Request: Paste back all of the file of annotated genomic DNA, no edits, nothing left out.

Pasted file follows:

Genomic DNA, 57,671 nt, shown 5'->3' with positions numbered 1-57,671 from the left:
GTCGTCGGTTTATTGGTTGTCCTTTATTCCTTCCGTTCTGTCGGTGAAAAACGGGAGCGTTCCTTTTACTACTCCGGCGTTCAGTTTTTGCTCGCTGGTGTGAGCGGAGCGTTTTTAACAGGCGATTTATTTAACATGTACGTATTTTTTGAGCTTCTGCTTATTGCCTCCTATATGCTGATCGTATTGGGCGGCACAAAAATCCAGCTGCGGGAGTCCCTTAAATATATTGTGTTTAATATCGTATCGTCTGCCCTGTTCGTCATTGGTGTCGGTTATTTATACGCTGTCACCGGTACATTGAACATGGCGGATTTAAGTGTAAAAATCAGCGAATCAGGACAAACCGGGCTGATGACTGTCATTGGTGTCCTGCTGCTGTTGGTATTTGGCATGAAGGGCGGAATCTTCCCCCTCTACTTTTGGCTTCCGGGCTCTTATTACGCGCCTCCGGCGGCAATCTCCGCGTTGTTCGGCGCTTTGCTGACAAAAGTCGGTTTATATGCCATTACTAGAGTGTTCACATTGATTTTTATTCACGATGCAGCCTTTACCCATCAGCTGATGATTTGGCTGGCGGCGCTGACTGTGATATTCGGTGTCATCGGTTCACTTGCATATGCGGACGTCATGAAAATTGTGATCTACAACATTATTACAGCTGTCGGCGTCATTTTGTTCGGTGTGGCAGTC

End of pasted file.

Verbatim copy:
Genomic DNA, 57,671 nt, shown 5'->3' with positions numbered 1-57,671 from the left:
GTCGTCGGTTTATTGGTTGTCCTTTATTCCTTCCGTTCTGTCGGTGAAAAACGGGAGCGTTCCTTTTACTACTCCGGCGTTCAGTTTTTGCTCGCTGGTGTGAGCGGAGCGTTTTTAACAGGCGATTTATTTAACATGTACGTATTTTTTGAGCTTCTGCTTATTGCCTCCTATATGCTGATCGTATTGGGCGGCACAAAAATCCAGCTGCGGGAGTCCCTTAAATATATTGTGTTTAATATCGTATCGTCTGCCCTGTTCGTCATTGGTGTCGGTTATTTATACGCTGTCACCGGTACATTGAACATGGCGGATTTAAGTGTAAAAATCAGCGAATCAGGACAAACCGGGCTGATGACTGTCATTGGTGTCCTGCTGCTGTTGGTATTTGGCATGAAGGGCGGAATCTTCCCCCTCTACTTTTGGCTTCCGGGCTCTTATTACGCGCCTCCGGCGGCAATCTCCGCGTTGTTCGGCGCTTTGCTGACAAAAGTCGGTTTATATGCCATTACTAGAGTGTTCACATTGATTTTTATTCACGATGCAGCCTTTACCCATCAGCTGATGATTTGGCTGGCGGCGCTGACTGTGATATTCGGTGTCATCGGTTCACTTGCATATGCGGACGTCATGAAAATTGTGATCTACAACATTATTACAGCTGTCGGCGTCATTTTGTTCGGTGTGGCAGTC